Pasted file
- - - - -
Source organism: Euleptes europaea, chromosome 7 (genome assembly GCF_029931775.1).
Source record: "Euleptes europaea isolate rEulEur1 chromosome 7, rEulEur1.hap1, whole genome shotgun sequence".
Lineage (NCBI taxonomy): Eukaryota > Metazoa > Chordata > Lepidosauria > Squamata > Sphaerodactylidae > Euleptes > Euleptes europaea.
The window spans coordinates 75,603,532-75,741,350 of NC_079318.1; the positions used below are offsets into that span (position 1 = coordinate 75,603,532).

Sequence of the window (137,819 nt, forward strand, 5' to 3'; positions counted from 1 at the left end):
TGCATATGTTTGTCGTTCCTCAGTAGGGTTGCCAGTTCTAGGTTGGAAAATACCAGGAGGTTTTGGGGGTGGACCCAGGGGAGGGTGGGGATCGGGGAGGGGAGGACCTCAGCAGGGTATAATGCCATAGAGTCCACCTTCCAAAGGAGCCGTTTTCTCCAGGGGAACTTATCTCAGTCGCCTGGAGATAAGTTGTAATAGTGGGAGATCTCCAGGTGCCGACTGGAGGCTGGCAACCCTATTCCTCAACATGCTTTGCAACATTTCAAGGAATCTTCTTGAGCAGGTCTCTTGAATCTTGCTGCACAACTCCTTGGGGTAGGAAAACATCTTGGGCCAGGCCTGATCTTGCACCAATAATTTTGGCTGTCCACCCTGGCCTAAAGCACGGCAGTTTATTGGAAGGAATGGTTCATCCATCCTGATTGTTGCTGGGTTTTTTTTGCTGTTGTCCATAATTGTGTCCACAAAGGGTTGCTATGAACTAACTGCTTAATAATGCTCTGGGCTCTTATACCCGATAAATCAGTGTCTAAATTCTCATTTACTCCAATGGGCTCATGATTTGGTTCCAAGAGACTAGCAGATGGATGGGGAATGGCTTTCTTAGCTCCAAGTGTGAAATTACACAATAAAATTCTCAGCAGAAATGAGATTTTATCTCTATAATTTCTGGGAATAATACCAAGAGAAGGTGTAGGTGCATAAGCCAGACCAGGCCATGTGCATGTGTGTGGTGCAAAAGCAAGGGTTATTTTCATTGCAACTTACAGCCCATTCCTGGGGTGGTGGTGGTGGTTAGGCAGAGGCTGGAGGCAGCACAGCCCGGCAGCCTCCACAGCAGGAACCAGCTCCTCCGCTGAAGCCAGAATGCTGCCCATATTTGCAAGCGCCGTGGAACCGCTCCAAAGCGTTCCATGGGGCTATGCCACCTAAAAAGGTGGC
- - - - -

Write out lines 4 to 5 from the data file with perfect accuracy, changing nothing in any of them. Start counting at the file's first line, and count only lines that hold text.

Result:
The window spans coordinates 75,603,532-75,741,350 of NC_079318.1; the positions used below are offsets into that span (position 1 = coordinate 75,603,532).

Sequence of the window (137,819 nt, forward strand, 5' to 3'; positions counted from 1 at the left end):